Accelerated meetings center on building Michigan’s infrastructure

June 6, 2019

Rep. Jack O’Malley

Accelerated meetings center on building Michigan’s infrastructure

By state Rep. Jack O’Malley

LANSING — For six weeks, the House Transportation Committee set out on a mission to thoroughly examine how roads are built so we can deliver a better value for Michigan taxpayers. 

We doubled our meetings per week to ask the tough questions that residents need answered to help tackle the state’s road repair issue.  These very productive meetings have concluded. Here are some of the more important findings: 

We can’t fix all of our roads overnight, regardless of available revenue. It will take time.

  • The size of Michigan’s road workforce is limited and can’t tackle all the repair projects at once. We must have open communication with the Michigan Department of Transportation and local road officials to find additional qualified individuals to help get the job done.           
  • Michigan’s weather makes it more expensive and difficult to maintain roads. With freeze-thaw and lake effect snow, roads have to be built differently than in neighboring states, and precautions must be taken to prevent water from seeping into the road. Frost-freeze is an enemy which can destroy a road base. When the base is compromised no patchwork fix will last. 
  • We must continue to use already available resources to build better roads without burdening Michigan drivers with extra costs.  Continuing to implement the 2015 roads plan, which put extra money into the transportation budget, will help taxpayers get the better roads they deserve. But we must ask the fundamental question, is it the state’s responsibility to pay for every road repair? We must provide more options for locals to raise money for roads and every additional dollar raised for roads must go to roads.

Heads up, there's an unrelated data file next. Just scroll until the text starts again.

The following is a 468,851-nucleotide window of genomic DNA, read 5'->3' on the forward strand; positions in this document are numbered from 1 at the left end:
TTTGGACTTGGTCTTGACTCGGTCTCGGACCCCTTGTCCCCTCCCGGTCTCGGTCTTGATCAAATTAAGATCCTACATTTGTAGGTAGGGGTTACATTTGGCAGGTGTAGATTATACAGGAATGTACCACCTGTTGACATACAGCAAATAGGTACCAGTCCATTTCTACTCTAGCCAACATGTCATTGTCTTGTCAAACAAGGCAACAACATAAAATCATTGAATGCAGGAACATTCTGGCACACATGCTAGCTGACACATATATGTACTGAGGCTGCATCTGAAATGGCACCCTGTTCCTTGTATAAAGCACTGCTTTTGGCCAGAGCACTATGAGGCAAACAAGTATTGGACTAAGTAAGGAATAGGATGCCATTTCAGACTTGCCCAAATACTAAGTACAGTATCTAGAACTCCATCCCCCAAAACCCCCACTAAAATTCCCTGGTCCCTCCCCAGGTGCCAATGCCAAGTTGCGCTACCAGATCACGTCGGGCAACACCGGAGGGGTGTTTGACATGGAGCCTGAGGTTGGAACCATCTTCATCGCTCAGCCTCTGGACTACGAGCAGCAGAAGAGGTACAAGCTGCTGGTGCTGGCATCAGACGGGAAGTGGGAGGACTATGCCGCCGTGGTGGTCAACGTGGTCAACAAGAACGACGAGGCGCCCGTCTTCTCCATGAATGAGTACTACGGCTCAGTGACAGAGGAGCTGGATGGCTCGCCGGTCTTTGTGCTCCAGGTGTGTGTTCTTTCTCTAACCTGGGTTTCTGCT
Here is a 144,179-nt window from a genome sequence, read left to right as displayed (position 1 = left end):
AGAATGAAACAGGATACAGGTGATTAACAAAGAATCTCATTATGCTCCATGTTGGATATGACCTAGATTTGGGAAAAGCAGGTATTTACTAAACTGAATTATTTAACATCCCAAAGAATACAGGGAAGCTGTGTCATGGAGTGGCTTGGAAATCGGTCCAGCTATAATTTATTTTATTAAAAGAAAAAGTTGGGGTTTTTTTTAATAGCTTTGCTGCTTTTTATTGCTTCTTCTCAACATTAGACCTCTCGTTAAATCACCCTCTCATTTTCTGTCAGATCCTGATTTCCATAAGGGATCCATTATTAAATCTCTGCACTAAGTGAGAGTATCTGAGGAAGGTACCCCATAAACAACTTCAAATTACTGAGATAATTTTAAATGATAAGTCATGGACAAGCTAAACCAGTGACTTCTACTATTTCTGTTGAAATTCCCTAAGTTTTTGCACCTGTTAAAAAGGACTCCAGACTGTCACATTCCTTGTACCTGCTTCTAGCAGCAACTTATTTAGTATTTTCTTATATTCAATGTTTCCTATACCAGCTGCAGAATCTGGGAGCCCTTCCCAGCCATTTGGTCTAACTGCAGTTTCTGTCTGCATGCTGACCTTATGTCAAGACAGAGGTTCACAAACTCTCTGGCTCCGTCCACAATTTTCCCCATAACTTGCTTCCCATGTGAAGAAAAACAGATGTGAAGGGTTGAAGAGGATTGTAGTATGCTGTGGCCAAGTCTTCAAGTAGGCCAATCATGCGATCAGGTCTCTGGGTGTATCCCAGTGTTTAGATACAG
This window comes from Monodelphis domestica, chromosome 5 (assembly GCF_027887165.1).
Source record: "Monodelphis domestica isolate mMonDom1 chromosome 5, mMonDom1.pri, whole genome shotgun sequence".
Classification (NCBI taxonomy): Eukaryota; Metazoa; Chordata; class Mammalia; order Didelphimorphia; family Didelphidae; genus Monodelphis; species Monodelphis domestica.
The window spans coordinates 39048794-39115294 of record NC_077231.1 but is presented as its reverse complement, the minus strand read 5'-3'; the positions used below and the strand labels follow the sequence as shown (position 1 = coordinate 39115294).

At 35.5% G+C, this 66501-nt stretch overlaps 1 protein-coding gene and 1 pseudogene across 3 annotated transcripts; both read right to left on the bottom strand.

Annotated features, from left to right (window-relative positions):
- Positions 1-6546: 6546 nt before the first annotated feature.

Michigan has the innovative technology to build better and safer roads. Keeping up-to-date with technology can reduce costs of materials and labor, and help us fund roads efficiently and affordably. From drone usage to new and creative ideas to build better concrete and asphalt, there is a magnitude of technological advancements.  Drones specifically can help roads officials inspect cracks in roadways, bridges and confined spaces such as culverts without risking the safety of construction workers. There have also been studies showing plastic and rubber can be used to build more durable roads.

Now that these meetings have concluded, I look forward to developing legislation to help state and local transportation officials fix our roads more efficiently and effectively.  We must find new and creative ideas to continue building Michigan’s infrastructure.

Jack O’Malley, R-Lake Ann, represents the 101st House of Representatives district, which includes Mason, Manistee, Benzie, and Leelanau counties. O’Malley is also chair of the House Transportation Committee.

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